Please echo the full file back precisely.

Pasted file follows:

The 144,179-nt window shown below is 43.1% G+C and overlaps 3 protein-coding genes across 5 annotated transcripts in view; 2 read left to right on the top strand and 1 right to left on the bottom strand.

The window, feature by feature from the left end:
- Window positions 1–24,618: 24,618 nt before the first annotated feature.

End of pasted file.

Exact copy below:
The 144,179-nt window shown below is 43.1% G+C and overlaps 3 protein-coding genes across 5 annotated transcripts in view; 2 read left to right on the top strand and 1 right to left on the bottom strand.

The window, feature by feature from the left end:
- Window positions 1–24,618: 24,618 nt before the first annotated feature.